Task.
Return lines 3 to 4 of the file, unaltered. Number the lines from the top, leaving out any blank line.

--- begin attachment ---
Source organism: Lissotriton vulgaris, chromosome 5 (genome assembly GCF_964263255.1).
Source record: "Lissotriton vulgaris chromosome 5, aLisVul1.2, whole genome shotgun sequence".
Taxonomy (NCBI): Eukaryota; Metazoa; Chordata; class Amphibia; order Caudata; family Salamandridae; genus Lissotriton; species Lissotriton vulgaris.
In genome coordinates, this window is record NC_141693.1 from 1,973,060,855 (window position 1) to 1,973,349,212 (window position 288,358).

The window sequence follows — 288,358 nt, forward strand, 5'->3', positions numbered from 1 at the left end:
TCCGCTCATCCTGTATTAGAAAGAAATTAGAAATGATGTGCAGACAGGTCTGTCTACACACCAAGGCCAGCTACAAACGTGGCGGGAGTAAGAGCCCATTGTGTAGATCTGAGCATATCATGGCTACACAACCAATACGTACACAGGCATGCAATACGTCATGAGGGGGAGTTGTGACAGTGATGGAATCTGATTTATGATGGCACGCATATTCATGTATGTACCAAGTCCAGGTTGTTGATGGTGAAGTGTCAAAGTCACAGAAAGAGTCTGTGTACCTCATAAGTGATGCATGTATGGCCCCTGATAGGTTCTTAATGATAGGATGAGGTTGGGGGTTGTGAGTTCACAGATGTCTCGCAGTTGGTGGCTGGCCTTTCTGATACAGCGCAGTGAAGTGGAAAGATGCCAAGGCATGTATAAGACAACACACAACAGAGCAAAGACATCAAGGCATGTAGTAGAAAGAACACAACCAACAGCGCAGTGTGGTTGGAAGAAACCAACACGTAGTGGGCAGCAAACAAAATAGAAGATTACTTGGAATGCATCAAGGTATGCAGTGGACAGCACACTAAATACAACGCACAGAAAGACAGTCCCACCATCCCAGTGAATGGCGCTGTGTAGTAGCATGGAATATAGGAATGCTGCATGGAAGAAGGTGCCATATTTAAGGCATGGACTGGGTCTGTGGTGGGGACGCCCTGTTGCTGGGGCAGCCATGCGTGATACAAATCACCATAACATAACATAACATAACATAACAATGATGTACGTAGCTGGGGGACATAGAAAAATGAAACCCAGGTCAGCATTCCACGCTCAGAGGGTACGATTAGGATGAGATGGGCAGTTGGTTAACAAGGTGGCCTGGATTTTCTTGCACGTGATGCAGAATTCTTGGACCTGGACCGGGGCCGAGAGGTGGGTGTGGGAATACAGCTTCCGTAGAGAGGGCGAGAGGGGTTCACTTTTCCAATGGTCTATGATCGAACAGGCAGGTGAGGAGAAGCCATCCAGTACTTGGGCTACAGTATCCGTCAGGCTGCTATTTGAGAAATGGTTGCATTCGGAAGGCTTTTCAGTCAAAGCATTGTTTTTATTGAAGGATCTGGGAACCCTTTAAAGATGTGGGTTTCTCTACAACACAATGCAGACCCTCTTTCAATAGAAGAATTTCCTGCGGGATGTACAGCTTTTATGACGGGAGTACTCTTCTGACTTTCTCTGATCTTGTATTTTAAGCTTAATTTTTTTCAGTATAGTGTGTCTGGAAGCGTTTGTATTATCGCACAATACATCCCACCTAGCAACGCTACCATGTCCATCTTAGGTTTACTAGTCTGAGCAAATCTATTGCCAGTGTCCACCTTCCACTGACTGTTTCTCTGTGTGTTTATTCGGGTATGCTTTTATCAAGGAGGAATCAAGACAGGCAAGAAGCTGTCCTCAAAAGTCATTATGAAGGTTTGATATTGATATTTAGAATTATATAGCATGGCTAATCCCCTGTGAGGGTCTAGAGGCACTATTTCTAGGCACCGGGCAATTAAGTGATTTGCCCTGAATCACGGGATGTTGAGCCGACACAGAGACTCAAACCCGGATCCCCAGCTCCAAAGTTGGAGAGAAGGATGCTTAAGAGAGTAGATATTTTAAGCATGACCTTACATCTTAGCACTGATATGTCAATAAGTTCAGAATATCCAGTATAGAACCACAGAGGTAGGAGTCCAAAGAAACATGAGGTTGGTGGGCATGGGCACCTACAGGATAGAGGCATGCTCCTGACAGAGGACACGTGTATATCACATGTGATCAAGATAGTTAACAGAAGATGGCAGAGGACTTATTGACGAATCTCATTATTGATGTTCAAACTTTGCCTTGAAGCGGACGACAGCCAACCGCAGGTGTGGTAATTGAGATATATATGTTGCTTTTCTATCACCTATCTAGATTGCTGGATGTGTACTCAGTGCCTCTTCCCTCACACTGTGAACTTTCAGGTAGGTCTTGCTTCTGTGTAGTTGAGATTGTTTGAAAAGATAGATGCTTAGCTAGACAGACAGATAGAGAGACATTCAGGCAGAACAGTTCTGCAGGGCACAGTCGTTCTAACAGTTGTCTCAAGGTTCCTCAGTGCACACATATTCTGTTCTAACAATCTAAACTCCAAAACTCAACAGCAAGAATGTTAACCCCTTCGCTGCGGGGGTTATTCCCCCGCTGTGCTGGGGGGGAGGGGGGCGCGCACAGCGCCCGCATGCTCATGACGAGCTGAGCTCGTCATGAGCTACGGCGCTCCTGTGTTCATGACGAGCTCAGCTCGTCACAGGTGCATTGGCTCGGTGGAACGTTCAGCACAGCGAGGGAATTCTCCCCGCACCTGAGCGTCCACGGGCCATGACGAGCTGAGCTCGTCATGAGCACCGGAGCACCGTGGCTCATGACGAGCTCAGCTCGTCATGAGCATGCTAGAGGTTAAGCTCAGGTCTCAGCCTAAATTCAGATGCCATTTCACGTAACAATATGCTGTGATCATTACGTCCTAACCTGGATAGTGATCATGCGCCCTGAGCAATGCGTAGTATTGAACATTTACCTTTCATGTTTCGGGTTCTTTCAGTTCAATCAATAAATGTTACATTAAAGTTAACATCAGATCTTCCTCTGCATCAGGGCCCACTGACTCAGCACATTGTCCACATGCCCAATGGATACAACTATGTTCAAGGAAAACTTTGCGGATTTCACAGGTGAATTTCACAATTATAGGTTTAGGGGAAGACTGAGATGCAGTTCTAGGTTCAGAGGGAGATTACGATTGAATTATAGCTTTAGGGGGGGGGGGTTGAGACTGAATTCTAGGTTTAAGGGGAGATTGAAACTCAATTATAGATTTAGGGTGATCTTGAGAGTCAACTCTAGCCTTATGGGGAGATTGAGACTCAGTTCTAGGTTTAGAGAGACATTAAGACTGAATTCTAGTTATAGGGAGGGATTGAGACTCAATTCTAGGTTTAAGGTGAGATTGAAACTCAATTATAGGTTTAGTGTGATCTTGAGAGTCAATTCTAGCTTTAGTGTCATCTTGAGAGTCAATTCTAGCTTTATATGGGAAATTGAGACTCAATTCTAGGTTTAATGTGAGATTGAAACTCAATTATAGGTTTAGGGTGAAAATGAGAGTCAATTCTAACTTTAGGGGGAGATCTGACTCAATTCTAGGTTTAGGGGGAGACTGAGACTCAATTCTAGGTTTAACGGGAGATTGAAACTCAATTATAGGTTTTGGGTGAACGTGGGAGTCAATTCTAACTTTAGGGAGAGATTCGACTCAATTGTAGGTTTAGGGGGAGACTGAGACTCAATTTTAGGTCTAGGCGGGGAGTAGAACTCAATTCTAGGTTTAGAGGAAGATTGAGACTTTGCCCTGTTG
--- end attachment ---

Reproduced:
Taxonomy (NCBI): Eukaryota; Metazoa; Chordata; class Amphibia; order Caudata; family Salamandridae; genus Lissotriton; species Lissotriton vulgaris.
In genome coordinates, this window is record NC_141693.1 from 1,973,060,855 (window position 1) to 1,973,349,212 (window position 288,358).